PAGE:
To take our minds off all that's happened and because it's the right season for it, my brother and sister-in-law are travelling down to Neapolis for a while and inviting friends and family to join them for their beach parties. And why am I telling you this, you wonder? Because we - and that includes you - are heading there to take them up on their generous offer as soon as repair works on the Via Appia are completed. Pack light, you won't need too many clothes. You may bring Cassia if you want, there will be no shortage of kids for her to play with during the day (at night it's the adults who play, if you hadn't surmised that yet). And please get a cut and shave before that, or you'll be the subject of many disappointed looks and make me look bad.

That said, I expect you at my gate on the 13th early in the morning and all ready for departure. If you fail to show up I will hunt you down to Britannia if need be. 

Farewell, my dearest friend and brother.

@Sara

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Letter dated 21st of February 76 AD

 

Titus Sulpicius Rufus to his dearest friend Longinus, birthday greetings! 

No invitation for a celebratory party has arrived yet, but I'm sure that can be explained by a disoriented slave rather than forgetfulness on your part... although you have just grown a year older, so that's not outside the realm of possibility. Ageing takes a toll on mental faculties, I've heard.

I've heard a new search was afoot, and I do hope it comes to a fruitful end and that you rejoin the ranks of the happily dutifully married. I will be expecting a full report at your earliest convenience.

In the meantime, I hope your birthday present succeeds in lifting your spirits when good wine no longer can. Should you be displeased with it, do not return to sender as it makes my youngest cough and wheeze like she caught her grandfather's affliction and I don't care to witness that again.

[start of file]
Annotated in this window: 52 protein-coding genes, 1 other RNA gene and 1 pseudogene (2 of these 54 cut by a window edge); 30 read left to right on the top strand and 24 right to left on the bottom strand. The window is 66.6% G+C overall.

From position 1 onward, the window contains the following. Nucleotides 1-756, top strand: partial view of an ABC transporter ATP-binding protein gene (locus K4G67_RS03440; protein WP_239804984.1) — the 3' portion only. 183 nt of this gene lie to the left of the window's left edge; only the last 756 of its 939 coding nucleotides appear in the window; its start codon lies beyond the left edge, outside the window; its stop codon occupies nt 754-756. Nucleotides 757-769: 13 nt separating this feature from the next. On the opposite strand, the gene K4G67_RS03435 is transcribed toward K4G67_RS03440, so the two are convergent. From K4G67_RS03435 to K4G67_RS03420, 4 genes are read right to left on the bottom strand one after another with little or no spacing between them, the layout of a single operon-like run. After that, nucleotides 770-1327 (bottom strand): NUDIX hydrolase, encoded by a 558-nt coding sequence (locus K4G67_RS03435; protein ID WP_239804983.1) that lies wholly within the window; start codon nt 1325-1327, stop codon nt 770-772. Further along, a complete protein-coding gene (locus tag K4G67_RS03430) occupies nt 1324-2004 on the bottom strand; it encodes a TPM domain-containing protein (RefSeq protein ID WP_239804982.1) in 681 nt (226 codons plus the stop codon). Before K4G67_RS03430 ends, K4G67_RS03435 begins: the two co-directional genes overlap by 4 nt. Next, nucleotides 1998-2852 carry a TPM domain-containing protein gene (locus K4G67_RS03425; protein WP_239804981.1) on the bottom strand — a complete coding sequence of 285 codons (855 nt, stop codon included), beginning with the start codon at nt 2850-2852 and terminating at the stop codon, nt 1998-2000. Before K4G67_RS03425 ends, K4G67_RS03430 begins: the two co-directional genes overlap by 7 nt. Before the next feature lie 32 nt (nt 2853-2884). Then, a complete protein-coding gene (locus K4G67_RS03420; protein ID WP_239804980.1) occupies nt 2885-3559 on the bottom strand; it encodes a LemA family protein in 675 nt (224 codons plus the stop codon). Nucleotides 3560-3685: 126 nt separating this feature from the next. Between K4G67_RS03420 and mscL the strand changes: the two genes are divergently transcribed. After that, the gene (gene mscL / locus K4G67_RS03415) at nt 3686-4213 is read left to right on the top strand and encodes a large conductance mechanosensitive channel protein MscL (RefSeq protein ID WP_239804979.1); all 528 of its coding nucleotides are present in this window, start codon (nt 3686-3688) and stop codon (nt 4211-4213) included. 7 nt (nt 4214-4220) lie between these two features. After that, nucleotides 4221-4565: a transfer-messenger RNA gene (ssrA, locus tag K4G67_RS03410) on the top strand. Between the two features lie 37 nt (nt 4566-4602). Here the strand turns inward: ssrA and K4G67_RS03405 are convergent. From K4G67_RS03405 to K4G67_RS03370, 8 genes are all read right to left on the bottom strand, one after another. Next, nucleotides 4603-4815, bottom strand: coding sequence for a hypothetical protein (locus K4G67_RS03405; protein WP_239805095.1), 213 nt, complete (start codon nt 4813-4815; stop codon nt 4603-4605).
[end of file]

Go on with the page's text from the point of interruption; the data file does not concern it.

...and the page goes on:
Farewell, my dearest friend and brother.

------------

The letter was delivered by a bumbling Briton slave along with a small wooden crate that wiggled suspiciously at random intervals.

@Sara

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A letter was returned the next day by a brawny Dacian slave. 

Lucius Cassius Longinus to his dear friend Titus, greetings!

Alas I am refusing to celebrate this year, I still have a headache from my thirty-sixth and so I thought I would do the mature and sensible thing and have a quiet night in at home. Or that was the plan until your gift arrived. You already owe me a small fortune for the amount of furniture the little one has chewed through - including my mothers favourite chair. I shall invoice you shortly, when Vitus has the time. 

That being said, I do have to thank you heartily for the gift. He has indeed lifted my spirits and I've named him Rugamon account of his very sweet, but very smushed face. I shall endeavour to be a better dog-owner than a father, and will try my best to stop him chewing your sandals or clothes when you next come to visit. 

And the gossip mill never stops turning, does it? The search is indeed afoot and nearing a conclusion, I hope. Dust off your toga dear friend, there might well be another wedding for you to attend on the horizon but I am not going to jinx it and announce it to the world this time. Just in case. 

Do you want to go for a drink at the next ides? I'll bring Rugam, so you can see the chaotic, destructive power he possesses for yourself.

Farewell! 

 

1 Latin for 'wrinkle'